POS in the Cloud

Moving technology systems into the cloud is becoming more accepted in the hospitality industry, as experts and operators continue to tout the benefits, from the ability to update software at multiple locations in minutes rather than weeks, to savings in both cost and labor.

But what about utilizing the technology for point-of sale (POS) systems? Is it safe for such a mission critical application? Is it reliable, or will the result be downtime and lost sales? Industry experts, as well as operators who have taken the plunge, believe cloud-based POS is not only reliable and safe, but is also on its way to becoming the norm rather than the exception.

“I can’t imagine going back to a traditional hardwired POS system again,” says Daniel Dolan, CEO and chairman of Native Foods CafÉ, based in Chicago. The company operates 12 locations, and switched to Brink Software’s cloud-based POS system two years ago. Dolan also uses the vendor’s cloud-based loyalty and online ordering system.

“It’s not coming. It’s here today,” Joe Finizio, CEO and president of the Retail Solutions Providers Association (RSPA) says about cloud-based POS. He believes many operators are waiting until their current POS systems need upgrading before making the change, and many vendors who aren’t offering a cloud-based POS today will be in the future. “I think it will be mainstream in the next two to five years,” he says.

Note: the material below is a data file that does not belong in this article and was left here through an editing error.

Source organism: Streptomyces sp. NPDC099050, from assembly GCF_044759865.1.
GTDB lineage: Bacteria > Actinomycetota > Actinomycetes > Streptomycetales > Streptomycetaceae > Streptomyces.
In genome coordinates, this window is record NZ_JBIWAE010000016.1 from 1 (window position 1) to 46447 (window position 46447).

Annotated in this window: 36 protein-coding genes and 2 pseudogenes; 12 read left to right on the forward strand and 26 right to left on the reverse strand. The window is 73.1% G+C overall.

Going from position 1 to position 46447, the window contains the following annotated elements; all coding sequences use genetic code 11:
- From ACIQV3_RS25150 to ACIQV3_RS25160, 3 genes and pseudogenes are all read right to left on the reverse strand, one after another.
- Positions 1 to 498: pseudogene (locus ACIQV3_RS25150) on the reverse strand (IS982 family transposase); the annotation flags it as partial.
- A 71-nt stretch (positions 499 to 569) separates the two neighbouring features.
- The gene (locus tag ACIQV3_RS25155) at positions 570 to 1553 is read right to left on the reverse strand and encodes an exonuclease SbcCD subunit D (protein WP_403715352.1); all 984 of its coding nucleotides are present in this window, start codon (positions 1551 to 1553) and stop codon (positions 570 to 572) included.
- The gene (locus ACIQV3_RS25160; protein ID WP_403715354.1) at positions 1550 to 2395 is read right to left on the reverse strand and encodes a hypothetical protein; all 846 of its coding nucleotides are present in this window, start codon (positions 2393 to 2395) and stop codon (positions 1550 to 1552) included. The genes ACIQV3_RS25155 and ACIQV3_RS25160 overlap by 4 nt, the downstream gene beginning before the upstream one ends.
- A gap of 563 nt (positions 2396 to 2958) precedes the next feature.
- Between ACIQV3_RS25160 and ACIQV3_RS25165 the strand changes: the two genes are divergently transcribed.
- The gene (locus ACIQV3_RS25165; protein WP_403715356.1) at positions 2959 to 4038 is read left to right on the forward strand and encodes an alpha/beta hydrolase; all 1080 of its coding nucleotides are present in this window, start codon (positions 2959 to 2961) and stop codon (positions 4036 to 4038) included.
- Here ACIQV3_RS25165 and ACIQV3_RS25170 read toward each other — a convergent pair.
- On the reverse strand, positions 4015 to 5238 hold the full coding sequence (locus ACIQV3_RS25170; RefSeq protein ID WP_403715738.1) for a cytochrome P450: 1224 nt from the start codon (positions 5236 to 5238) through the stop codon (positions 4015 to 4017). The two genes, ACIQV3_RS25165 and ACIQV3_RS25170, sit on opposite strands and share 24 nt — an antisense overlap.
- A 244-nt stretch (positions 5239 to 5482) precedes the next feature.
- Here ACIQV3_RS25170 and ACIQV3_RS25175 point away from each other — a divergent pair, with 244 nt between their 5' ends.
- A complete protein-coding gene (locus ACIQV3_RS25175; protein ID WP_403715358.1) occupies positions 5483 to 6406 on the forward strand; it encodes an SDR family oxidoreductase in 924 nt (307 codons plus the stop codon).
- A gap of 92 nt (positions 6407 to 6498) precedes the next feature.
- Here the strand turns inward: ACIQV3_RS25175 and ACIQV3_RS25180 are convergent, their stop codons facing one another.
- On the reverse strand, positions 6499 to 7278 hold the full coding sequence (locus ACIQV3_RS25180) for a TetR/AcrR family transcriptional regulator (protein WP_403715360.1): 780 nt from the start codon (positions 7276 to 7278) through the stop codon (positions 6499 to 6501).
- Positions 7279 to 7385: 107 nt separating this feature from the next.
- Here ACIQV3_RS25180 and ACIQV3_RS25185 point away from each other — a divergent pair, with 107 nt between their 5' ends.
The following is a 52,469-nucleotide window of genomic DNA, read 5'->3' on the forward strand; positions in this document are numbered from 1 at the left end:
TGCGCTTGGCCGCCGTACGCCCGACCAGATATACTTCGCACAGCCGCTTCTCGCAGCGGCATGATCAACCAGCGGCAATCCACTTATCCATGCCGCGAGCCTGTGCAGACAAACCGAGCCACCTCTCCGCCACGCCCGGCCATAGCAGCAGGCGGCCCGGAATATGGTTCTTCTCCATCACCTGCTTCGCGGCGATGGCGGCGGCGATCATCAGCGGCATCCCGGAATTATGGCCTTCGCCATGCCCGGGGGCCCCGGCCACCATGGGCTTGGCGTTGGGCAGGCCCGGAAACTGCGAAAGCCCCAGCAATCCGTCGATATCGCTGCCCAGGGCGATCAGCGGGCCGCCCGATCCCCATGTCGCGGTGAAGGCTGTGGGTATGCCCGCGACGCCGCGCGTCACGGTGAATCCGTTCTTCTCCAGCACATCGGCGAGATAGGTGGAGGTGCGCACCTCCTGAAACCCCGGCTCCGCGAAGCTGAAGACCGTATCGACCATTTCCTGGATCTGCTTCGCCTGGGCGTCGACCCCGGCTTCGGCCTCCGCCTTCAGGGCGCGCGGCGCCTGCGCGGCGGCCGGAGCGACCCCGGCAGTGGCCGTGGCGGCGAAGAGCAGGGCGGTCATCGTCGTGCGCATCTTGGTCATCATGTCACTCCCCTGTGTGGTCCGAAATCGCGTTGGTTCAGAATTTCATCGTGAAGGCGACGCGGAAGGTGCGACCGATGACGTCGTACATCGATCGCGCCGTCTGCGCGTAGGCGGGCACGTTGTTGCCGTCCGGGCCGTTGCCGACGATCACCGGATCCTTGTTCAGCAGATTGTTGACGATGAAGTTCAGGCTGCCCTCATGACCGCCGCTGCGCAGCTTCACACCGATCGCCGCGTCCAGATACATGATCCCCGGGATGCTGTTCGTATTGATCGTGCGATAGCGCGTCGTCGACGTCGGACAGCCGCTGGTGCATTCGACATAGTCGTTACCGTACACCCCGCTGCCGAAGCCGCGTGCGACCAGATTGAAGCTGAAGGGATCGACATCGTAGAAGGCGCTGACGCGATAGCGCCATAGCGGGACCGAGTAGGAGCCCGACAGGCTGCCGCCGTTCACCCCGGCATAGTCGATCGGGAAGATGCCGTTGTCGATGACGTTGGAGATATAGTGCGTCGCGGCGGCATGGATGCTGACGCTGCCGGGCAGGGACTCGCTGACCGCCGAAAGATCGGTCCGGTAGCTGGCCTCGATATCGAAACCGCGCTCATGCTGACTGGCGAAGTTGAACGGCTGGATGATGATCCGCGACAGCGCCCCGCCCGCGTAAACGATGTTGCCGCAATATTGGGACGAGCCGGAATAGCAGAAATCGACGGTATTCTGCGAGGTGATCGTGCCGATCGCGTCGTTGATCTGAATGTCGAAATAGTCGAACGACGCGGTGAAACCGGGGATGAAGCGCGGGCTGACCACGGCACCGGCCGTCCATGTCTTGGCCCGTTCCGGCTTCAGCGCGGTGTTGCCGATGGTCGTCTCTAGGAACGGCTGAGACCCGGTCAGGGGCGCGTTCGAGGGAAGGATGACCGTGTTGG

While deployments exist at multi-unit restaurants chains, many of the early adopters have been single restaurant locations who are much more nimble when it comes to incorporating change, notes Dave Matthews, CIO of the National Restaurant Association (NRA). Large chains are more likely to turn to cloud applications for business intelligence solutions first because there is not as much investment or change in infrastructure compared to the POS, he says.

“Most chain operations have a lot invested in their current POS systems, and if they are currently working in their stores, there is no immediate payback for switching,” Matthews explains. “The point in their lifecycle where they begin evaluating a new system or upgrade would be the time to switch.”

However, for the single-unit restaurant, a cloud based-solution is an easy and cost-effective solution. One entrepreneur who decided to invest in the cloud from opening day last October is Brian Burns, owner of Brian’s Brew in Austin, Texas. The cafÉ uses an iPad and two iPhones, along with an app from SalesVu, and an attached credit-card reader for his POS system.

“The iPad is on a stand in the store, so customers view it as a typical POS,” Burns explains. “The software costs only $10 per device, so I pay only $30 per month.” And since his cafÉ offers catering, he can accept payment on location with the iPad or iPhone, something not possible with a hardwired system, he notes.